Glass Ceilings, Glass Floors, Wine, and Hot Dogs

By Ernie Witham   |   August 15, 2023
Bottoms up: Wine was the order of the day at the Space Needle, where the author was literally floored by glass

“Wow, what a view, huh?” my wife said.

“Nice,” I said, leaning against the wall as far away from the tall glass panels that slanted outward at a disturbing angle and had a gap on either side large enough to put your arm through. A family walked by, a little kid climbed up onto the bench, which also slants outward, and looked down through the gap. 

“How cute,” the mother said, taking a photo. Several people watched and smiled. 

“Great, if they draw a crowd and everyone up here comes to this side, the thing will probably topple over and we’ll all die.”

“We are not going to topple over,” Pat said reassuringly. I wanted to believe her. I really did, but then a very big guy climbed up on the bench and laid back against the glass in a spread eagle while his girlfriend took photos. This, of course, caused other macho-type guys to repeat the feat. 

Pretty soon, there were people leaning against the glass everywhere. I was sure now that I felt it lean. Suddenly, our trip to the top of the Space Needle in Seattle seemed like an excellent opportunity for a population decrease, including me.

 “Says on the website the Space Needle was built to withstand two-hundred-mile-per-hour winds and nine-point-o earthquakes.”

“It was built in nineteen-sixty-two, that’s more than fifty years ago. I didn’t topple over as much back then either.”

My wife walked closer to the glass. I thought I should ask to hold her purse with the car keys and her Neptune Society cremation card in it. Instead, I took a few steps closer to the glass remembering the famous words of FDR: “The only thing we have to fear is fear itself.” That and 201-mile-an-hour winds, apparently. 

I was finally close enough to look down at stuff, mostly roofs and food carts, including the one that sold Seattle Dogs, which had cream cheese and grilled veggies. Seriously! I opted for plain, then smothered it with three different kinds of mustard, relish from a two-gallon can, and 25 or so jalapeños. Those jalapeños were now rebelling.

The other thing I could see now that my vertigo was subsiding was the huge studio glass building built by Dale Chihuly housing one of his many amazing glass sculptures. Earlier, we visited the Chihuly Museum, which contains tons – literally – of sculptures, including a room with a blown-glass ceiling and – I hadn’t broken a single thing. Now looking down, I realized that when we toppled I would no doubt crash right through the one-of-a-kind glass house becoming, for an instant, part of the art exhibit.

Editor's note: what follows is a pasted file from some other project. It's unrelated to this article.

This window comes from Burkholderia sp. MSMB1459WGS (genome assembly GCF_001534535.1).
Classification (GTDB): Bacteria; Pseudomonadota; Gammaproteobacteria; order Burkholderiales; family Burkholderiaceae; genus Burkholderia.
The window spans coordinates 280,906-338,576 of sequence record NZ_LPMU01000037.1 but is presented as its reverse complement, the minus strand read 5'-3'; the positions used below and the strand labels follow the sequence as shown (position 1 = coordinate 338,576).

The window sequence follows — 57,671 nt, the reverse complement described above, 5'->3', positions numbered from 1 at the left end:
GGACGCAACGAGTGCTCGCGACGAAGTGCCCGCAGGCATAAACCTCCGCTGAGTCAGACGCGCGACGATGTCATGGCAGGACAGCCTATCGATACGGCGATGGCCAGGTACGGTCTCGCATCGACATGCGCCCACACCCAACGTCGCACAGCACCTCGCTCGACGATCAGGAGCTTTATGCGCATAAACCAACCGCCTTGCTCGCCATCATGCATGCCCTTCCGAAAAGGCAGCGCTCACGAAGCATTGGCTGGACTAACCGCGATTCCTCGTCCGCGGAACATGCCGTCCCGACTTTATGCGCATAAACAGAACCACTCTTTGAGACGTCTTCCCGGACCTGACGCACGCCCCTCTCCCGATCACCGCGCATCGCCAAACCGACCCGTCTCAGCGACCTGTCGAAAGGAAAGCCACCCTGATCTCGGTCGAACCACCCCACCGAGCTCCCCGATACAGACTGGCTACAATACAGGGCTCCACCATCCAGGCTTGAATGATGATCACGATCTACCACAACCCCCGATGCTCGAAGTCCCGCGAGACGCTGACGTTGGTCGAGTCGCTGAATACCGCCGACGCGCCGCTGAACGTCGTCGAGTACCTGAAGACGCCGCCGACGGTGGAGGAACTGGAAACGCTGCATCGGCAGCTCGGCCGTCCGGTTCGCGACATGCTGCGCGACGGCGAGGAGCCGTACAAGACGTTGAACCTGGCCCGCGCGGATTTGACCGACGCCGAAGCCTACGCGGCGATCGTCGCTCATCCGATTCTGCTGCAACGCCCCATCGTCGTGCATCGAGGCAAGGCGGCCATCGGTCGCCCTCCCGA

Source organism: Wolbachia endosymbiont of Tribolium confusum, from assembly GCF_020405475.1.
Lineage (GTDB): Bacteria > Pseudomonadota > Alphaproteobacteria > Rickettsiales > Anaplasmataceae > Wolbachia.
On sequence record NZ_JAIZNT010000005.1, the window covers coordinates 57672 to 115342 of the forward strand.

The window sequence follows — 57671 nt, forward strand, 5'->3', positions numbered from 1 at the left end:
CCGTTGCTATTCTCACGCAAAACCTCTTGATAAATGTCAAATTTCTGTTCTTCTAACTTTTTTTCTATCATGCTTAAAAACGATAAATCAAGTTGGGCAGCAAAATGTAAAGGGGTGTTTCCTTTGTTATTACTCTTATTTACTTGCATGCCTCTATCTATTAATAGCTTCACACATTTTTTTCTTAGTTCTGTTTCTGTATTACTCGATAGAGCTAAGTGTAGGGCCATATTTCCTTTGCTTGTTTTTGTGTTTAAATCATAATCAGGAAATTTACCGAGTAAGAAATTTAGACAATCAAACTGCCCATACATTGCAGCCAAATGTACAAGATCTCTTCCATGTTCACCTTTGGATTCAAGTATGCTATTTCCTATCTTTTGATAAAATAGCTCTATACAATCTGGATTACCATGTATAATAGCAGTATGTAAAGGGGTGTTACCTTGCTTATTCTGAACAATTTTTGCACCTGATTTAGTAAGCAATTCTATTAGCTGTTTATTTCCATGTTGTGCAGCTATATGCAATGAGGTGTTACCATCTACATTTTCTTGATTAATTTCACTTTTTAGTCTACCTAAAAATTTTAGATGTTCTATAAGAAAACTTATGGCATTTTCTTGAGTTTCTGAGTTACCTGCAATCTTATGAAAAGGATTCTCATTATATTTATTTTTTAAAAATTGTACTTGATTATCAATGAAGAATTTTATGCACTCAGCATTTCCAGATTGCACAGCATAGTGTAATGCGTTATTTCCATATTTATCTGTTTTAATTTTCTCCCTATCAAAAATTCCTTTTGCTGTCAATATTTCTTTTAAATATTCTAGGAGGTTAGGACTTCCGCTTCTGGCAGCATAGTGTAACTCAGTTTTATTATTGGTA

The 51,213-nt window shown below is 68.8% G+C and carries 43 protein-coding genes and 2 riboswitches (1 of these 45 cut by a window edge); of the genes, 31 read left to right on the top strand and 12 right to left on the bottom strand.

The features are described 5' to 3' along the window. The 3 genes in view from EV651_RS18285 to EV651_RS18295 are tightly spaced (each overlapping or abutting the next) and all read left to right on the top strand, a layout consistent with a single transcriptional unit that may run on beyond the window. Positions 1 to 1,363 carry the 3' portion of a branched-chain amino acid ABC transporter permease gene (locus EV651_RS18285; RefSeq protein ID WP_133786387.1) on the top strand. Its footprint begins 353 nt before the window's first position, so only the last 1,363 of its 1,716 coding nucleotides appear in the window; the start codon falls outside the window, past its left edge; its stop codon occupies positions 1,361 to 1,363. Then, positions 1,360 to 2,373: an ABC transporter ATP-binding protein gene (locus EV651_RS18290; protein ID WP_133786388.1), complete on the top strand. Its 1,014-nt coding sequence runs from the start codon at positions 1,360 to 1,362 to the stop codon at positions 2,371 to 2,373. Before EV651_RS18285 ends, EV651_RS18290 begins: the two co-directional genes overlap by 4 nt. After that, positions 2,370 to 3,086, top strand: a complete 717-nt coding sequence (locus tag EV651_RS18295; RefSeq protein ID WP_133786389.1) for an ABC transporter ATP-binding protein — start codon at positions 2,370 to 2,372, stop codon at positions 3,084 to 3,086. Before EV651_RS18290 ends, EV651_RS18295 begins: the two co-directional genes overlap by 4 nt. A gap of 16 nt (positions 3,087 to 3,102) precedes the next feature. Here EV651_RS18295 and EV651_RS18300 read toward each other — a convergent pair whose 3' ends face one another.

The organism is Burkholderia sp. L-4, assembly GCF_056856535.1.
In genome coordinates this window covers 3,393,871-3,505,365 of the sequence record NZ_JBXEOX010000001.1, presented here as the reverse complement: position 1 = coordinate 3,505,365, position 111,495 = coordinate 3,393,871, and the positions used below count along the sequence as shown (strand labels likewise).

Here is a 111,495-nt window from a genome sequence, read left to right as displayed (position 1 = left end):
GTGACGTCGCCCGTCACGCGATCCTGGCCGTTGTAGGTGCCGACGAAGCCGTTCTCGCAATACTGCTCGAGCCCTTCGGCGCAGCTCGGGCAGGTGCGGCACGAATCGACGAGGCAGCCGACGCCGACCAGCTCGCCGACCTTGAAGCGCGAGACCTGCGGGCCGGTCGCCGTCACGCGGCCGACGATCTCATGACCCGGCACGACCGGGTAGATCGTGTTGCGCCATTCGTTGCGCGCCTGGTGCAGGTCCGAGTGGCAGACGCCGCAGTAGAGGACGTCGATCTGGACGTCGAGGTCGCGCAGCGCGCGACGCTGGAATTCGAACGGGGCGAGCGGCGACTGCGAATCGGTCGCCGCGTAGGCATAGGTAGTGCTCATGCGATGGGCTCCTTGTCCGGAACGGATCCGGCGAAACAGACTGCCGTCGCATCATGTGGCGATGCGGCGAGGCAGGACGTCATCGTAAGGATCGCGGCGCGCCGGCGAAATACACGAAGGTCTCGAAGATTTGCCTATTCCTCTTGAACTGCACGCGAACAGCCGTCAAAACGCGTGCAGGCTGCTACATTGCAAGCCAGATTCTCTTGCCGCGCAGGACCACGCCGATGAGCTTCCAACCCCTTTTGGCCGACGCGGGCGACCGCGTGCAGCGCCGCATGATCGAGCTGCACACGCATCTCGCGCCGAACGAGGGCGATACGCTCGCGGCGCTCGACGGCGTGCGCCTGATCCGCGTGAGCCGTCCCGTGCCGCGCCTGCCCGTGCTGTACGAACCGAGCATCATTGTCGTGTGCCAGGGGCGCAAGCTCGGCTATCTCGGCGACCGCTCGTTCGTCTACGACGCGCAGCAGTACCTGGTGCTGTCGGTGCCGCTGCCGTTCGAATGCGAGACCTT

Pat suggested we go inside for a glass of wine, which is how we probably should have started this adventure. That’s when we saw the sign for the stairs that take you to the next floor down, which revolves. 

“Gotta see that,” Pat said.

We found an area near the bar with small tables. Pat bought us some wine and when I put my camera bag down I noticed one of the other features of this level. It has glass floors. Now I could see the garden area of the Chihuly exhibit, blocked out only by my two feet. 

“What does it say on the website about one-hundred-and-eighty-pound guys being on the glass floor.”

“I’m sure it’s fine,” said Pat, stomping on the glass. “See?” She smiled.

“I feel much better now. We should take a selfie, send it to the kids. They can see how much fun we were having on our last day. Perhaps they can show it at the memorial service.”

Pat went for another couple of glasses of wine. I took a minute to look around and count the other people on this level. “Let’s see… one hundred fifty pounds… two hundred at least, one twenty pounds times four…”

“You’re missing the view,” Pat said.

Sure enough, we had rotated all the way around, so we were now looking at the city. Mount Rainier loomed above it, but you could only see the top, so it appeared to be floating in the sky.

“Seattle sure is an exciting place,” said Pat.

I gulped my wine, watching a large family walk heavily by. “Yes. Exciting.”  


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